In recent years, three experiments regarding Cognitive Process Therapy as the treatment of PTSD in rape victims and others have stood out as important to the treatment’s evolution. The first study was designed to compare Cognitive Process Theory with Imaginal Exposure as a treatment of PTSD in those with PTSD from a variety of traumas. Unlike other experiments, this test was designed to test many PTSD patients’ response to treatment, not just those with PTSD from a specific cause, such as rape or combat. The methodology consisted of subjects that were referred to the researchers from a variety of health services throughout Northwestern England. The first stage of the experiment consisted of monitoring, while the second stage included an allocation to treatment. The patients were randomly assigned to either Cognitive Process Therapy or Imaginal Exposure Therapy. Each patient was given sixteen sessions of treatment, each treatment lasting one hour. Patients were asked to rate their impression of the treatment’s credibility in the second, session, while in the fifth session therapists were asked to rate the patient’s motivation. The demographics of the study included 90 patients who made it the whole way through the second assessment. Most of the patients were male, and the mean age was just over 38 years; most were working during the time of the trauma, through most were unemployed during treatment. A minority of the subjects had been diagnosed with or were being treated for other psychological maladies. While the study did not manage to establish a significant difference between the therapies, the researchers were able to discover some important information about PTSD sufferers. For instance, those patients who completed the treatment showed a significant improvement over those who did not. Furthermore, the authors suggested that the number of those who did not show up for the second session of treatment was astounding (Tarrier et al.).Al. 1999).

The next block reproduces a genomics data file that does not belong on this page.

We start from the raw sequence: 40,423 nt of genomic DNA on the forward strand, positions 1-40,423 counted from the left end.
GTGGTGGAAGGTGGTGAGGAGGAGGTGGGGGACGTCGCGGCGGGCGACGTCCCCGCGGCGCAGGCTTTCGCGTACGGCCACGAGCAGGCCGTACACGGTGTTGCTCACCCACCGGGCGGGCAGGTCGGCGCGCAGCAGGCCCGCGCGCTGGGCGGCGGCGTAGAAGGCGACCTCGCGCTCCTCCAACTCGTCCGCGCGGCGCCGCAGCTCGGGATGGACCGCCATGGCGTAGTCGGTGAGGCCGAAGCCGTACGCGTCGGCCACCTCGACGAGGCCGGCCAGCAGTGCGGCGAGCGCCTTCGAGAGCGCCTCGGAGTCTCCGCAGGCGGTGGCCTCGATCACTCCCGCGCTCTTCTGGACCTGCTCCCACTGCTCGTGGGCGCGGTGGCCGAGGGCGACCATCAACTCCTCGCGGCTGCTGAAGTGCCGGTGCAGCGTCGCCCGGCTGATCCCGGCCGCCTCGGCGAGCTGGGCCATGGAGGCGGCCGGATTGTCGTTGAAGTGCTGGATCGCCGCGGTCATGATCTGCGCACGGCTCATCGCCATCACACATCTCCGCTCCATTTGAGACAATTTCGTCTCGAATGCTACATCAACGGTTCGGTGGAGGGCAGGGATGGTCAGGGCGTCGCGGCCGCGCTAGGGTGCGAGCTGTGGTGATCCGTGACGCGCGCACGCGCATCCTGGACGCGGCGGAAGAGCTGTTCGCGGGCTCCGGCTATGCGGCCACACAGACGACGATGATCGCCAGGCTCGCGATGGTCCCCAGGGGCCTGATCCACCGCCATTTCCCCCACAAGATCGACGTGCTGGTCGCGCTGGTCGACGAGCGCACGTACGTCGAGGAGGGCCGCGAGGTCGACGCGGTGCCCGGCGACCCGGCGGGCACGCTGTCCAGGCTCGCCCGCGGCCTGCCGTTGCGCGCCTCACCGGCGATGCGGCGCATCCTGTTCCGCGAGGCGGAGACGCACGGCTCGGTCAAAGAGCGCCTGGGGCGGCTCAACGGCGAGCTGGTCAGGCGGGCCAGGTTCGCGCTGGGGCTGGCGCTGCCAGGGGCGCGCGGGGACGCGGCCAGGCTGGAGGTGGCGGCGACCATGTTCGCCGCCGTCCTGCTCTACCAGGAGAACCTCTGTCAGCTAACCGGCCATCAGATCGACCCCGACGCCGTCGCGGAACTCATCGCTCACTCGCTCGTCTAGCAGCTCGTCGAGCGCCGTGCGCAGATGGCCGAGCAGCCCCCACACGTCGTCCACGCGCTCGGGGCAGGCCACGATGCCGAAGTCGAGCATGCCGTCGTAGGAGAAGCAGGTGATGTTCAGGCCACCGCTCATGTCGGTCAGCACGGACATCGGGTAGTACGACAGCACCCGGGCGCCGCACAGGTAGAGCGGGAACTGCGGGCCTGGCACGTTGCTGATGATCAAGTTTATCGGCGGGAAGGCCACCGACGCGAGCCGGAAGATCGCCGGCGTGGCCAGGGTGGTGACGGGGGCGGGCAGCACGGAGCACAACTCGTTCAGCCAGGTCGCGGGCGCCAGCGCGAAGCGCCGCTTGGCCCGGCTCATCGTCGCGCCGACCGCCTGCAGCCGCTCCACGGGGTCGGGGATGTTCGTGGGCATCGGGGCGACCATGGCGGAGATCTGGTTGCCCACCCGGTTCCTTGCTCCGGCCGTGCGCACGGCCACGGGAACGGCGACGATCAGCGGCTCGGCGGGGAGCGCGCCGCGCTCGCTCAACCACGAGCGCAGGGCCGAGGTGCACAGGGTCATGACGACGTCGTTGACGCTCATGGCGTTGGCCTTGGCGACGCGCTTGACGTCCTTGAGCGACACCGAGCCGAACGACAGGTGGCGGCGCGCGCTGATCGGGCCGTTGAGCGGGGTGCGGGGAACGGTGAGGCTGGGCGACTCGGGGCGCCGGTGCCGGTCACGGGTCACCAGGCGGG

Although the previous study suggested that Cognitive Process Therapy did not produce any better results than Imaginal Exposure Therapy, Cognitive Process Theory has not been discounted as an effective theory for dealing with PTSD. Instead, Bryant et al. (2008) suggested combining Cognitive Process Theory with others in order to maximize PTSD treatment effectiveness. In their recent study, the researchers began by questioning earlier studies like Tarrier et al.’s 1999 report that suggested Cognitive Process Theory was no more effective than other theories. In this study, patients were adults suffering from PTSD that had been referred after three months of PTSD symptoms. These patients were not combat soldiers, and had been referred after either a non-sexual assault or a motor vehicle accident. The patients were between 17 and 60 years old and did not have other psychological problems. Eighty-four individuals made it through the primary assessment through the follow-up meeting. Individuals were randomly assigned to a treatment, although an equilibrium in regards to gender and trauma was maintained. The patients’ progress was measured through the CAPS assessment, an interview that assesses the PTSD symptoms according to the DSM — IV regulations. Secondary measures, including the Beck Depression Inventory, Impact of Event Scale, Catastrophic Cognitions Questionnaire, and State-Trait Anxiety inventory were used. Patients were exposed to either Imaginal Exposure, in Vivo Exposure, Imaginal Exposure with in Vivo Exposure, or Imaginal Exposure with in Vivo Exposure and Cognitive Process Therapies. The researchers found that combining the two treatments with Cognitive Process “resulted in greater treatment effects for both PTSD and depressive symptoms than did exposure alone” (Bryant et. Al. 2008, p. 701). The authors conclude that they may have received these results because Cognitive Process Therapy is intended to correct “maladaptive thoughts.” If the researchers had a way to measure simply the correcting of such thoughts, they contend the experiment would be more adequate.